It’s been an eventful Month of May for the global vaping industry, and the surge of new legislation from governments all over the world can be very confusing for retailers. While the U.S. is facing new FDA e-cig regulations that may very well wipe out the entire industry, the European Union (EU) is about to undergo the implementation of the more supportive but still bothersome Tobacco Products Directive (TPD). Meanwhile, hospitals in Scotland and Nottingham are taking an entirely different approach.
In late April, executives at the Vale of Leven Hospital were the first to lift the ban on e-cigs being used on hospital grounds. E-cigs can now be used by all medical staff, patients, and their visitors as long as they engage in the activity outside of the building and away from hospital entrances. Why the sudden change of heart? According to Dr. Emilia Crighton, Director of Public Health for the hospital’s governing intuition The NHS Glasgow and Clyde, Scotland wants to encourage everyone to quit smoking, and e-cigs seem to be the healthiest and most effective way.
“We have seen the percentage of people who smoke fall from 37.5 percent to 25 percent over the last 10 years. I believe allowing e-cigarette use is the next tool in that fight and it will play a role in reducing that figure even more….Our smokefree services are designed to help people identify an approach that works for them. Over the last five years, more than 150,000 people have used our Smokefree Services and this method can be used to manage nicotine withdrawal while smokers work towards quitting altogether.”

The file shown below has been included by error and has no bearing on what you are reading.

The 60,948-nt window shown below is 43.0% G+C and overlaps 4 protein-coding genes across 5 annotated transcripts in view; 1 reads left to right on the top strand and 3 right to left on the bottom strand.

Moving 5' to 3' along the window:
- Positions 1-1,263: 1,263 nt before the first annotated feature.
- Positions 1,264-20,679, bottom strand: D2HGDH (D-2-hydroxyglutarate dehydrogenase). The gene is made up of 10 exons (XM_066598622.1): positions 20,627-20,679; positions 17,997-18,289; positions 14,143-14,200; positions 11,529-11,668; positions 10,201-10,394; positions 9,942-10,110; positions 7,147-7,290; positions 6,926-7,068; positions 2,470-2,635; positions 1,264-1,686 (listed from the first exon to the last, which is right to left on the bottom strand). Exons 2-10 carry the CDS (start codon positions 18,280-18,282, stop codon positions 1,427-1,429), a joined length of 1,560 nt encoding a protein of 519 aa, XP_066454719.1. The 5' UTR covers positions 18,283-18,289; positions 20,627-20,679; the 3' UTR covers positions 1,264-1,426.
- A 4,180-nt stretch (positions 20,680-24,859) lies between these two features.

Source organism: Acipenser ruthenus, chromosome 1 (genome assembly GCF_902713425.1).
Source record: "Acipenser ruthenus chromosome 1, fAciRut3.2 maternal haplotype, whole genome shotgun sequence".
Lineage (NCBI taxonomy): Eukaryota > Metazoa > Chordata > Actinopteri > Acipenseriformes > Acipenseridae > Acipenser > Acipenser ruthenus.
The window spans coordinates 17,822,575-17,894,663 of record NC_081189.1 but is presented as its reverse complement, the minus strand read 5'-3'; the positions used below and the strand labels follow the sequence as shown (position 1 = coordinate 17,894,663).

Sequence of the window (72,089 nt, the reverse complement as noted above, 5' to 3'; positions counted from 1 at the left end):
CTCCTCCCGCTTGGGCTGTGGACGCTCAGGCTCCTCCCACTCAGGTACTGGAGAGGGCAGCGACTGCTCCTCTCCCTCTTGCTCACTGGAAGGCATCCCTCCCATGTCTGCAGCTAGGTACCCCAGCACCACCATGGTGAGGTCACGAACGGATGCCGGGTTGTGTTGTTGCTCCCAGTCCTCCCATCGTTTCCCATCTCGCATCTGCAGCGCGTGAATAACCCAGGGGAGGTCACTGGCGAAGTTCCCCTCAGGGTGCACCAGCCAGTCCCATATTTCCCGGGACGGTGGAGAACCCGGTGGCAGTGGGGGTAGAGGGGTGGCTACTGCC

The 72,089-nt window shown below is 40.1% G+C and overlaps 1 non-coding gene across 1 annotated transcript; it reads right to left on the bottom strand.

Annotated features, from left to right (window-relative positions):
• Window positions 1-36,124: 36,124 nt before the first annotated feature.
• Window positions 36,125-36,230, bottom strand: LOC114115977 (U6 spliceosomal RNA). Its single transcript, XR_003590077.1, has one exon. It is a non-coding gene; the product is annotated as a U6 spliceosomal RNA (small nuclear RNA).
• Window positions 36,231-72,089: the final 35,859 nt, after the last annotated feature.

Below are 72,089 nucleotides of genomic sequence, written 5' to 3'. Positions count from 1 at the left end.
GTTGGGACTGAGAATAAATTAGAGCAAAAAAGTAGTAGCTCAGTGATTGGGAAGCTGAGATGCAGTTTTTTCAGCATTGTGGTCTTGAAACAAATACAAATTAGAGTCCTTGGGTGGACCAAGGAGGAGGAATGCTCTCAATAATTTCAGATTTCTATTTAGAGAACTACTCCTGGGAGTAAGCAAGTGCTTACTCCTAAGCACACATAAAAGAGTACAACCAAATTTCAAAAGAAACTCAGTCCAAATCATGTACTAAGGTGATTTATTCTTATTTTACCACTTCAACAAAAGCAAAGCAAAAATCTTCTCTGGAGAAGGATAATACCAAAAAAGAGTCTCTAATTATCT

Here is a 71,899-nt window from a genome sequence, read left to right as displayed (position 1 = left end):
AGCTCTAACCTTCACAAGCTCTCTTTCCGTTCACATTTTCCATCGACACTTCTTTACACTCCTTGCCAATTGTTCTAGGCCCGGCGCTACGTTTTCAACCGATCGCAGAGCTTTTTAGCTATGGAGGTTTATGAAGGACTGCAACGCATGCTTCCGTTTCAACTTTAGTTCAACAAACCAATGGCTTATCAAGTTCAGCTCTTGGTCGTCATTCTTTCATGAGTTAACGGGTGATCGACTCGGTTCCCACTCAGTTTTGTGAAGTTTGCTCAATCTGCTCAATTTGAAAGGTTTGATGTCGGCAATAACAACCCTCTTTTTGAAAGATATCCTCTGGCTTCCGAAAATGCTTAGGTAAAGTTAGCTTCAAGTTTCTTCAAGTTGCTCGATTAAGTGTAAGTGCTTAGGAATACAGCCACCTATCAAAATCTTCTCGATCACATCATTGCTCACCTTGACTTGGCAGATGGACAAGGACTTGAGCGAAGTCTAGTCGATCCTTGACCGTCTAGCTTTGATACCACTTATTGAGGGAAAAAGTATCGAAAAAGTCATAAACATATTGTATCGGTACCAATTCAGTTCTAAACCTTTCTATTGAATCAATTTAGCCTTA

(Related Article: UK VS. FDA E-CIG REGULATIONS: TWO VERY DIFFERENT APPROACHES)
Nottingham joins in the debate.
Just hours before the release of the new FDA e-cig regulations, the UK’s Royal College of Physicians (RCP) publically stated that use of electronic cigarettes should be welcomed and encouraged by national governments rather than banned and demonized. The RCP is a very highly regarded institution in Great Britain, and local hospitals took its statements very seriously.
On May 11, almost one week later, the Nottingham University Hospitals Trust decided to follow Scotland’s lead and the advice of the RCP by lifting restrictions on the use of vaping products on its grounds, as well. But Nottingham went even further, stating that vaping devices will one day be licensed as a medication ingestion device, and that all governments should be taking a more serious role in the future development of the fledgling industry.
Strangely, this is an argument previously proposed by a U.S. Congressman, Duncan Hunter, a.k.a. The Vaping Congressman. While Hunter’s arguments were typically brushed off by his American political colleagues, his British counterparts seem to be agreeing with him.
(Related Article: GOP DUNCAN HUNTER VAPES DURING CONGRESSIONAL MEETING)